They have a pessimistic view of our nation’s ability to create jobs and build a foundation of greater opportunity for all.
America has the greatest workers, the greatest innovators and the entrepreneurial ethos to far surpass the economic growth of the last eight years, if only the federal government would get out of their way.
We believe that the pro-growth policies recommended in our budget will result in higher economic growth – averaging 2.6% over the ten-year window – because we put our trust in the potential of the American people.
But a stronger economy is not enough; we must also strengthen our military.
The number one job of the federal government is to protect its citizens.
Over the last eight years, the weak foreign policy of President Obama has led to increased threats from all corners of the globe while the funding for our men and women in uniform has failed to keep pace.
Building a Better America invests $621.5 billion in our military and $75 billion specifically for the global war on terrorism for fiscal year 2018.
These resources will help our men and women in uniform complete the mission with which they have been tasked.
We also must rethink how government runs. We have to measure success in government not by how much money we put in, but by the results that are created for the American people.
We on the Budget Committee and in the full Congress have been tasked to be good stewards of taxpayer dollars.
As OMB Director Mulvaney outlined in our recent hearing, this means considering the interests not just of those receiving government benefits, but also of those paying the taxes that fund those benefits.
The Federal Government doesn’t just spend too much; it also simply does too much, as decade after decade the slow creep of government has encroached on the responsibilities of states, local governments, local communities, families and charitable organizations.
Returning power back to the states and other components of civil society will allow them to provide services more efficiently and effectively.
Our budget also takes serious steps to address improper payments, which the U.S. Government Accountability Office estimated at more than $140 billion last year alone.
Building a Better America presents us with an opportunity to change the trajectory of our country forever. The election of President Trump was a signal to all of us that the American people will no longer accept the status quo.
Taped to the back of my voting card is a picture of my six grandchildren. I was a nurse for 40 years – still have my license today. Government and public service was never an ambition of mine. But when I saw what was happening in my state and in this country, I couldn’t sit back and do nothing.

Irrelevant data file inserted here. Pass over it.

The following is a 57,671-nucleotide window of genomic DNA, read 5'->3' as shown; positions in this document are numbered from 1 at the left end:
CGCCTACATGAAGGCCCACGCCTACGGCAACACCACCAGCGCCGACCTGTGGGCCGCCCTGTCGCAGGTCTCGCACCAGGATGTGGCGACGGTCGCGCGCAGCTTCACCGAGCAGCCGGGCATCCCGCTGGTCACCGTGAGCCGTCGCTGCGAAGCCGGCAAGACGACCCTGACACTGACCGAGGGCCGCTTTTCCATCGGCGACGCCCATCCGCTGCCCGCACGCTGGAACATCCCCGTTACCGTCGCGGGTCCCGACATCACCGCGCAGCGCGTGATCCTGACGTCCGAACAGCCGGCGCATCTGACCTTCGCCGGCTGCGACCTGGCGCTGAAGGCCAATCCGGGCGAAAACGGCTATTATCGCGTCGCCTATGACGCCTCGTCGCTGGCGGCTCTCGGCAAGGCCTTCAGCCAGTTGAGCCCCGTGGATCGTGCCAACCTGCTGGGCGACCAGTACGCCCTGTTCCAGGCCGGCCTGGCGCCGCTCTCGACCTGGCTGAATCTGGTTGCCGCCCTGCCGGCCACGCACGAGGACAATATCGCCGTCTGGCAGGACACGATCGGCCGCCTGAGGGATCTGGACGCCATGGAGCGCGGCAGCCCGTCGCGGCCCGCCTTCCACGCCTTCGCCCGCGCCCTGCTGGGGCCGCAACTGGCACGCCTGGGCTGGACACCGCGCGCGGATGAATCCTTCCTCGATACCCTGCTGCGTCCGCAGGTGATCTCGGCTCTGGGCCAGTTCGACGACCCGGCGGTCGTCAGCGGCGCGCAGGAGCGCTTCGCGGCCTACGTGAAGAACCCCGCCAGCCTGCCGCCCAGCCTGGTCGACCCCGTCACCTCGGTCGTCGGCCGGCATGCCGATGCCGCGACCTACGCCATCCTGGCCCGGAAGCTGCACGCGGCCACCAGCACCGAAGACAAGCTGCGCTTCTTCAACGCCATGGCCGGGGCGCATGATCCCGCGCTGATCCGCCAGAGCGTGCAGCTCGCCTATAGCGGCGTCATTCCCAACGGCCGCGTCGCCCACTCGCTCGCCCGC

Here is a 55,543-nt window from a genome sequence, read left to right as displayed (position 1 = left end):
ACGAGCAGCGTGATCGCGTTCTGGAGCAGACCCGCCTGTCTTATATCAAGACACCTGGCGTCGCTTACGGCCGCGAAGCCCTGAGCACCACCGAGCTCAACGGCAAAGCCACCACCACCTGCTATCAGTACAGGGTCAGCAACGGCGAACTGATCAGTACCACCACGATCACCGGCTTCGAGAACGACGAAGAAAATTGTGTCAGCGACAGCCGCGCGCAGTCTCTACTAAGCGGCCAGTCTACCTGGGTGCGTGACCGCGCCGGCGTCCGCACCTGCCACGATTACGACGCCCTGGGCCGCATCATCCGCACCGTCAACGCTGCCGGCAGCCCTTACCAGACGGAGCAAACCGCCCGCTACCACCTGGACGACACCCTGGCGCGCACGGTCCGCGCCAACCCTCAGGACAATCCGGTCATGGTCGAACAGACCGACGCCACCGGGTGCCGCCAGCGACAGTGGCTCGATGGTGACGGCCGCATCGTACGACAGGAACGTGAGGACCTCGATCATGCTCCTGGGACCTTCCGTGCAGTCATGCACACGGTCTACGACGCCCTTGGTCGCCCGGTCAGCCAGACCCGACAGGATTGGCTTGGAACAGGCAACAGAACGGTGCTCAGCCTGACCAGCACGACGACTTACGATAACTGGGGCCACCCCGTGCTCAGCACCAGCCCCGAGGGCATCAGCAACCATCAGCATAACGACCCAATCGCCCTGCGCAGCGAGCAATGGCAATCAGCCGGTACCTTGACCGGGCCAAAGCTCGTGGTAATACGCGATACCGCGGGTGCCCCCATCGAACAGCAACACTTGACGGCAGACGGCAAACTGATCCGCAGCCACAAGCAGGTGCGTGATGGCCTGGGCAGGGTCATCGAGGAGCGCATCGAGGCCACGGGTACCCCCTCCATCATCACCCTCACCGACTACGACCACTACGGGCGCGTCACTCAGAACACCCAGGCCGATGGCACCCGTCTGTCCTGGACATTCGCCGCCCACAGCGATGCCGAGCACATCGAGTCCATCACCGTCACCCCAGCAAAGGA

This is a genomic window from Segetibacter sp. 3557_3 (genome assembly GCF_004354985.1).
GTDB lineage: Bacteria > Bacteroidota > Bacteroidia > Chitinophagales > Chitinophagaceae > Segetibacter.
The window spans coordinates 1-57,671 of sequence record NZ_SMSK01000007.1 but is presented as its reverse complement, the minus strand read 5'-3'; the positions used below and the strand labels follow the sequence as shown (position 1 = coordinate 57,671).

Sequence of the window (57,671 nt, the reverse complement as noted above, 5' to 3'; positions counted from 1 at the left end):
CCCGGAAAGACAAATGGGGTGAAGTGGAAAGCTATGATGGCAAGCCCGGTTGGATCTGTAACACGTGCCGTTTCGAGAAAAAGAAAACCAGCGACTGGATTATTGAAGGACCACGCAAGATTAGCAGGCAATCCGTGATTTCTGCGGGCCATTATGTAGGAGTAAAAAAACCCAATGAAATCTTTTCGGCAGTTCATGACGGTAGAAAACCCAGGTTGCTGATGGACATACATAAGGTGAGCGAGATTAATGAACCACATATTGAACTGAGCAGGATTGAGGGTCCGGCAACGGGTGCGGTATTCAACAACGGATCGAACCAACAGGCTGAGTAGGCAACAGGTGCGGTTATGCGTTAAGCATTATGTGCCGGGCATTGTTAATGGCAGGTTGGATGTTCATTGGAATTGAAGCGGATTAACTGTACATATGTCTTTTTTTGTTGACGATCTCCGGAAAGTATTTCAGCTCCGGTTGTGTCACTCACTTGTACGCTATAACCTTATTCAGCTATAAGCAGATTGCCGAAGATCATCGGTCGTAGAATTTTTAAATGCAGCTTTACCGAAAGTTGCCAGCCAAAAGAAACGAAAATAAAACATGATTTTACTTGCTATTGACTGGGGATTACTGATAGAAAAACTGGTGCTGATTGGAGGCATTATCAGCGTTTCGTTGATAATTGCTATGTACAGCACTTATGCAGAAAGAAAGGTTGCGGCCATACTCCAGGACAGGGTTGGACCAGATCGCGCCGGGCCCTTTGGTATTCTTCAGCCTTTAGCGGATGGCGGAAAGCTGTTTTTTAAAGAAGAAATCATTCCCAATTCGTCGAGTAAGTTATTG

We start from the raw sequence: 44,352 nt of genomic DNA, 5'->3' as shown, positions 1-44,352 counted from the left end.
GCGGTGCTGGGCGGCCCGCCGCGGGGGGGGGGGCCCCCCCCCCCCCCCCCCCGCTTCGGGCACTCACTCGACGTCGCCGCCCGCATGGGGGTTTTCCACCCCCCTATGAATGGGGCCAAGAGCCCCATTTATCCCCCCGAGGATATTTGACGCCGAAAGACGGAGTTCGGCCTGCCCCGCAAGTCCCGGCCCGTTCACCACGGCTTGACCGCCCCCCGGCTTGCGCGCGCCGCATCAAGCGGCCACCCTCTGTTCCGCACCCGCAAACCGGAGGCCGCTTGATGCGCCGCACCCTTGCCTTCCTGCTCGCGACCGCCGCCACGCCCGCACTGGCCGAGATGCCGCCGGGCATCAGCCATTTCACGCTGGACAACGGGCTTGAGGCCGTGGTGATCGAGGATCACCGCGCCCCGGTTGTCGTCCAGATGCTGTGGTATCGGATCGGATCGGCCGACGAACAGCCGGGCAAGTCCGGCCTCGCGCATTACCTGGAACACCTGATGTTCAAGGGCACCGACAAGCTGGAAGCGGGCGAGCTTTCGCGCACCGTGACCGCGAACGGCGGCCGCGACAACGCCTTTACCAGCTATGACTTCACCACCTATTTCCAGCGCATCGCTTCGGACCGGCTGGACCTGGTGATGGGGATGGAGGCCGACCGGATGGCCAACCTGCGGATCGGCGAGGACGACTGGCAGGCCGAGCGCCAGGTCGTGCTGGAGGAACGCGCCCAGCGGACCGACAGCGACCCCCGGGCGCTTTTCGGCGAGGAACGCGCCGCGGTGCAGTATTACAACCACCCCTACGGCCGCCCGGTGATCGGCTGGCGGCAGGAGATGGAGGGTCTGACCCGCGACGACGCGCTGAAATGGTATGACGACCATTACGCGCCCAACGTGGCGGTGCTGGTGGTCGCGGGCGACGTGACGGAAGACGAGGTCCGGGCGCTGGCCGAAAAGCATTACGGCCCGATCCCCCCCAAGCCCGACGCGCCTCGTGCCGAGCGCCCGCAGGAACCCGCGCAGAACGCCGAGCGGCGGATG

Every time I put my voting card into the slot, I’m reminded of why I left a career that I loved to join the political fray.
It’s for them. It’s for my children and grandchildren and for yours as well.
I grew up in an America where a poor girl, whose parents’ only ambition was for her to finish high school, could graduate college, become a nurse and eventually become a member of the United States House of Representatives.
I grew up in an America that was a land of opportunity, of strength and of compassion.
But that America is slipping away from us.
For too many young people in this country, the opportunity to live the American dream is out of reach. A government that was supposed to be of, by and for the people has left too many behind.
Building a better America requires a government that spends within its means; a military with the resources to complete the mission; an economy that creates opportunity for all; and a federal bureaucracy that respects the taxpayers.
But it also requires an understanding that the greatness of America does not lie in the grand buildings and stone pillars in Washington, D.C. The greatness of America lies in the spirit and tenacity of its people.
We designed Building a Better America to put this vision into practice, to empower individuals to live their version of the American Dream.
Future generations of Americans are counting on us, and failure is not an option.
I want to take this opportunity to thank the members of this committee for the hard work they’ve all done.
For months, we have worked tirelessly to come together and build a budget that reflects our principles.
It hasn’t been easy, but producing a budget that puts our vision for fiscal sanity into practice will be worth it and I thank each and every one of you for your hard work.
Again, I welcome everyone to our markup of the fiscal year 2018 budget resolution. And with that, I yield to the Ranking Member Mr. Yarmuth.